Byzantine Aubergine Glass Jar


A fine Byzantine jar mould-blown from translucent aubergine coloured glass. The vessel features a globular body which tapers in at the neck which leads to a funnel-like, everted rim. The jar sits upon a concave base. The body is further enriched with geometric patterns in relief.

Date: Circa 5th – 8th century AD
Provenance: Ex S.M collection, London, acquired 1969-1999, thence by descent.
Condition: Very fine condition. Iridescence and encrustation visible to the surface.

In stock

SKU: LD-510 Category: Tags: ,

Small glass bottles, such as this fine example, were extremely popular throughout the Roman and Byzantine eras, since they contained perfume and oil, considered precious at the time and often used both in private life and public ceremonies. This type of vessels was probably used in funerary and burial rituals, hence their frequent occurrence in archaeological excavations of ancient cemeteries. Most of the Byzantine glass workshops were in Thessaloniki, a centre of production from the late Roman imperial period onwards.

Mould-blown glass was a sub-category with in blown glass which as a technique revolutionised the glass-making world during the first century AD. A mould would be manufactured from a hard substance such as metal, clay or wood. This allowed intricate designs to be produced across the glass as the design was already carved, ready for the hot glass to be blown into the mould. The mould itself would usually be in two parts to make it easier to open and remove the glass vessel. Once removed, the glass blower would then manipulate the piece while it was still hot with any extra desired features, for example, forming the handles. Glass makers would create several similar moulds, if they had been successful, and thus there are many vessels of these designs. As moulds were reused, some would shrink due to constantly being heated up. Consequently, the later centuries saw small shaped vessels.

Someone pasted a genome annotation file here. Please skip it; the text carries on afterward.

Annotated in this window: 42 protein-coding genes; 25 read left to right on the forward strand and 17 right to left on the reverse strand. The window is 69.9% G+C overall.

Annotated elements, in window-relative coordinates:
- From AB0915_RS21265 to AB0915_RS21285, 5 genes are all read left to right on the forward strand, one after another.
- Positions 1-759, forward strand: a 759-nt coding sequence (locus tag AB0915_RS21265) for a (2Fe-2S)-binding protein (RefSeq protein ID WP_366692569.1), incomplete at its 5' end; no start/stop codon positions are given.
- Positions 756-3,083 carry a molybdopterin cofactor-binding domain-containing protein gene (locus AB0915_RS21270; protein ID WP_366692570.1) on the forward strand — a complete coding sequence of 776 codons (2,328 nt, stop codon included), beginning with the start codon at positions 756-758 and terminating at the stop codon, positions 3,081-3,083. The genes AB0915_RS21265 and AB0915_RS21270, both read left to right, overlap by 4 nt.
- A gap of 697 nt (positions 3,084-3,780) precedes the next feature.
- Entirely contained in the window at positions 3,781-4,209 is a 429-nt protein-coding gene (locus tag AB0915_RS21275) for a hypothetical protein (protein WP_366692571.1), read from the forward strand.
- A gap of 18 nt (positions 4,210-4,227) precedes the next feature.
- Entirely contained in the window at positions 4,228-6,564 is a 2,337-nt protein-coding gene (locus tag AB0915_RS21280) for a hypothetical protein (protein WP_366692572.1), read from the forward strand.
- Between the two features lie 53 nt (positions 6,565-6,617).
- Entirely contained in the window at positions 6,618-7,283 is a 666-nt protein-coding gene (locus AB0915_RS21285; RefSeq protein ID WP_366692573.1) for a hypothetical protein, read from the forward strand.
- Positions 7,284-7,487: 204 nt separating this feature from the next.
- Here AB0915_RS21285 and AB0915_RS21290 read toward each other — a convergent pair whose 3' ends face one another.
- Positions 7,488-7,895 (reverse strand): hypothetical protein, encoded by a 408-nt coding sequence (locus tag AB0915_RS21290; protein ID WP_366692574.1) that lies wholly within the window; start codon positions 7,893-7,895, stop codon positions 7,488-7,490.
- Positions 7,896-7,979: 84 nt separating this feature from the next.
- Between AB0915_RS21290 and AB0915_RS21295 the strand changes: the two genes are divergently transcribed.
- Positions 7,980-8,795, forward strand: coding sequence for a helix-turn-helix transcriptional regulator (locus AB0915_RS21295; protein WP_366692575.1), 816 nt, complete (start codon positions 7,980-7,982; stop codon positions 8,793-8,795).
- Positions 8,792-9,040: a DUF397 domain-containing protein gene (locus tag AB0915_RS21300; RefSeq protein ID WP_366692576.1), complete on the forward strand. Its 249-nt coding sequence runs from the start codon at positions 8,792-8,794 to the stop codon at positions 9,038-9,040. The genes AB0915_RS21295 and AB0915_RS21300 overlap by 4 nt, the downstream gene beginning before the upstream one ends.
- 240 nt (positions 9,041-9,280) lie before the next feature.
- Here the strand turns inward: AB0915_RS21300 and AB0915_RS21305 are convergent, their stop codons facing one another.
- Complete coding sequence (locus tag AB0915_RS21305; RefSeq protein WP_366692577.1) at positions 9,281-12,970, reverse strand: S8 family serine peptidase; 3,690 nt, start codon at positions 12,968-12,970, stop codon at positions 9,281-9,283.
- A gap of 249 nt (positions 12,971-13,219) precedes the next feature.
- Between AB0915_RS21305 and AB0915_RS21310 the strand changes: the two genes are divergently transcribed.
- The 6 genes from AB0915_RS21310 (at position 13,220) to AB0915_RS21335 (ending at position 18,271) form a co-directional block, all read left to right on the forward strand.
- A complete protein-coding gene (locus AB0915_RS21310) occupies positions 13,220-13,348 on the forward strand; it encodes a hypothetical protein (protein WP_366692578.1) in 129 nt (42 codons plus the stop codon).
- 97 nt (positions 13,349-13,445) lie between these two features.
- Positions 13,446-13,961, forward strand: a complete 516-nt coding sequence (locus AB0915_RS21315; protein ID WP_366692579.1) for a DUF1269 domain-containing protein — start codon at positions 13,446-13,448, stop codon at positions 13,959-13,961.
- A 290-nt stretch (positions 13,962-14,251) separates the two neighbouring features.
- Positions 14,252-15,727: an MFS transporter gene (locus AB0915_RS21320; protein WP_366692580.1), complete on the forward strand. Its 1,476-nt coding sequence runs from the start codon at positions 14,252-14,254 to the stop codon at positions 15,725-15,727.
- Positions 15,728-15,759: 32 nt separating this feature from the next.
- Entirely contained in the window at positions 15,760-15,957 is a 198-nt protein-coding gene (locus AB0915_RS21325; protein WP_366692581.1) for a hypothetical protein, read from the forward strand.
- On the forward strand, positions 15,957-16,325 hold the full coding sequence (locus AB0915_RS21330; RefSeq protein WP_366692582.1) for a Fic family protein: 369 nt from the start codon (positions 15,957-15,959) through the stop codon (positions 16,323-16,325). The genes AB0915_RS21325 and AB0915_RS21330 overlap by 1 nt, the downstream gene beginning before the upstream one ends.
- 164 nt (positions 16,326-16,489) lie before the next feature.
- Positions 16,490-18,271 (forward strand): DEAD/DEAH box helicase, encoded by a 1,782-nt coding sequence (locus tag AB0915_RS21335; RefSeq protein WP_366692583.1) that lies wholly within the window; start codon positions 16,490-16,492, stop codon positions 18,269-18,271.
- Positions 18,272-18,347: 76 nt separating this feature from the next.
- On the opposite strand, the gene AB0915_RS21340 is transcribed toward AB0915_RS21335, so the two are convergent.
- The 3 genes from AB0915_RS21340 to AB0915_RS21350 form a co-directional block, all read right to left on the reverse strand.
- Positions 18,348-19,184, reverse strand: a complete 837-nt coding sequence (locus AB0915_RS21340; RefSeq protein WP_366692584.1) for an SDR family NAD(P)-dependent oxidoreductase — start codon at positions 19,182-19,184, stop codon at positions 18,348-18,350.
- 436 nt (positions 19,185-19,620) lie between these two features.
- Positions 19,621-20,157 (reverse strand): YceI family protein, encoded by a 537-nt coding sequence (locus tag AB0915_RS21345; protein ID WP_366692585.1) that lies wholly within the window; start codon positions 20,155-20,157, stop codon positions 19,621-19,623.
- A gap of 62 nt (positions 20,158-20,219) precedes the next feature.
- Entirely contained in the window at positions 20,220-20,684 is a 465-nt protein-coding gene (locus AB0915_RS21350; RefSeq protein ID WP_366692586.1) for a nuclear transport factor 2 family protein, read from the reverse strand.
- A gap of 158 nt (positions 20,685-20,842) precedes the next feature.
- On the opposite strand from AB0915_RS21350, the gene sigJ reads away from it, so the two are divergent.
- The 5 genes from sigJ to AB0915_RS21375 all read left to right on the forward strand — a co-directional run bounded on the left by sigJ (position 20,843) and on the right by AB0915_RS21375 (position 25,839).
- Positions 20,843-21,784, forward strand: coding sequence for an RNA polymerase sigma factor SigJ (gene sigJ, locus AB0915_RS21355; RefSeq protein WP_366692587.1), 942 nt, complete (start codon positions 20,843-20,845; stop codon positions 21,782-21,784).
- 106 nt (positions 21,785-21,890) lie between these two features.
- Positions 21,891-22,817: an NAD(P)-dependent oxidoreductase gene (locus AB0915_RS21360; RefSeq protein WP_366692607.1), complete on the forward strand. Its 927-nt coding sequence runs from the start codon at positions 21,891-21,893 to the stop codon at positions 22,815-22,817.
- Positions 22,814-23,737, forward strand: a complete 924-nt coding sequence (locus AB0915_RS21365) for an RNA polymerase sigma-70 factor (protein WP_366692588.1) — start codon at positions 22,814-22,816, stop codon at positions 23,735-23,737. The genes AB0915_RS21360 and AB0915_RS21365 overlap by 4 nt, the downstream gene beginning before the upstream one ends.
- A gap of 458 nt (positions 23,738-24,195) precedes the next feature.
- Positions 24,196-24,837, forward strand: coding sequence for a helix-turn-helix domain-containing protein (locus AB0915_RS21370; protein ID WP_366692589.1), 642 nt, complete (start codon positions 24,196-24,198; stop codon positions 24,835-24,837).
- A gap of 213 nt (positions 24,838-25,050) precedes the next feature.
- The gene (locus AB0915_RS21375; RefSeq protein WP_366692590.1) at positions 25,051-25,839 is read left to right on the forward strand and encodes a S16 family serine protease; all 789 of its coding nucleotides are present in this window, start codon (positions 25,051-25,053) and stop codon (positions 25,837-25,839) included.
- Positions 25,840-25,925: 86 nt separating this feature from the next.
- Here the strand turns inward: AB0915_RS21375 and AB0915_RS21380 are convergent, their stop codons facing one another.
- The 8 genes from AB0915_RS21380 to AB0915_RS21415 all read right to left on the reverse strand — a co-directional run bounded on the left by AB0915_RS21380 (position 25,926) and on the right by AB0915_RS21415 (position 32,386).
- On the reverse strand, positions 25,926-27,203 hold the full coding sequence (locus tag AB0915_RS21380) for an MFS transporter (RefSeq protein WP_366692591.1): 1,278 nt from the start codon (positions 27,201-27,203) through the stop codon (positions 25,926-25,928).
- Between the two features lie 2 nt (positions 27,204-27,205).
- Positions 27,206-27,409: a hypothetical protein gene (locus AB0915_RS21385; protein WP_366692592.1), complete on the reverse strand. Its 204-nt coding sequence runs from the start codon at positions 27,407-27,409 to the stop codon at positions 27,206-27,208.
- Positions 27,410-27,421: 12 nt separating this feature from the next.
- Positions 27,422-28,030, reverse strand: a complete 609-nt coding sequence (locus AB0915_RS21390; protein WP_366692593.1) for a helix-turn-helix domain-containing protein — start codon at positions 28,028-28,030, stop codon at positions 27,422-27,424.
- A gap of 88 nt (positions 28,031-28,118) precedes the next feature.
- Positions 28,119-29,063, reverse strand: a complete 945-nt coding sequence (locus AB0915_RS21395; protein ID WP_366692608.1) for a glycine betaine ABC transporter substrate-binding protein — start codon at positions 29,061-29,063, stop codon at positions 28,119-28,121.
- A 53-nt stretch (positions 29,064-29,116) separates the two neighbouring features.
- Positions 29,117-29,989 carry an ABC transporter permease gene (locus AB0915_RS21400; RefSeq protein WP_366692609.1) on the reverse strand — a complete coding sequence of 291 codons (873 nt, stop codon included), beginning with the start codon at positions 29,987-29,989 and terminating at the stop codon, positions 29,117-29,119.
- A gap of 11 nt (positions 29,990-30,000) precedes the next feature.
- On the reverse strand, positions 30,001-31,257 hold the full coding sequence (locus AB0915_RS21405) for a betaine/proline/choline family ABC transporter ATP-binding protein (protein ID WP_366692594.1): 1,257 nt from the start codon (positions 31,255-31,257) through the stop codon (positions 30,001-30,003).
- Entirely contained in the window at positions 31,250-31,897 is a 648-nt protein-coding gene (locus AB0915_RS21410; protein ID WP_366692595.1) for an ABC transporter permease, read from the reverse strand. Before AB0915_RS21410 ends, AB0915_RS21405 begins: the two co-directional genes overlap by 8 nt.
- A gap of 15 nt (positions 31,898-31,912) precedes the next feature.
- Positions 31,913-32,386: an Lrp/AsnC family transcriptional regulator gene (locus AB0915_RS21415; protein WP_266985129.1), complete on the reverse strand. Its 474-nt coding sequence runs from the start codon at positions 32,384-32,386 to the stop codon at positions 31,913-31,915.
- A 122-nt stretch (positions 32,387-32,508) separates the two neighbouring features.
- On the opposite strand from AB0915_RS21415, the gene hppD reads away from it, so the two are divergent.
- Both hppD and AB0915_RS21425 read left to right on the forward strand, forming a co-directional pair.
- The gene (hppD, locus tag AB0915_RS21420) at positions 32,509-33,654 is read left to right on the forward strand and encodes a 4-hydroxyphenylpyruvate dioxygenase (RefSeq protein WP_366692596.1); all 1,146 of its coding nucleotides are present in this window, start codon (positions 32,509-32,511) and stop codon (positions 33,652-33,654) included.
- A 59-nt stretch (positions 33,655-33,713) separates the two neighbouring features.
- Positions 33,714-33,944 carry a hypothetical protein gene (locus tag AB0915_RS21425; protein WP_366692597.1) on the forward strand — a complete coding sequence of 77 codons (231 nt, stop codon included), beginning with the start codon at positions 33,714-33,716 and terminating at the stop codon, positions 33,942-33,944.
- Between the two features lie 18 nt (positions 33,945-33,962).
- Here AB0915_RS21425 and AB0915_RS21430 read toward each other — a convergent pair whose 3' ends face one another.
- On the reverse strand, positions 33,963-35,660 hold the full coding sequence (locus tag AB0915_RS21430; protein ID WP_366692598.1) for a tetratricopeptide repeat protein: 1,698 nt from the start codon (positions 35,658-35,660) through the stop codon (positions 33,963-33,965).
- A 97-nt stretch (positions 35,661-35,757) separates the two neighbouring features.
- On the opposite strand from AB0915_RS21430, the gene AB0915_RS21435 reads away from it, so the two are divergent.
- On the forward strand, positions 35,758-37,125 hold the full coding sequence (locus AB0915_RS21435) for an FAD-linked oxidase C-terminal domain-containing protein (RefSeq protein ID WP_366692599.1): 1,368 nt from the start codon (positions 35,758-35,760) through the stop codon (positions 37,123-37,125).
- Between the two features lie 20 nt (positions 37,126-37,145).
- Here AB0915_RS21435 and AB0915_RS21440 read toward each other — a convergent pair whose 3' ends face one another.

To find out more about Roman glass please see our relevant blog post: Ancient Glass and Collecting Roman Glass.

Weight 56.5 g
Dimensions W 6.3 x H 6.9 cm




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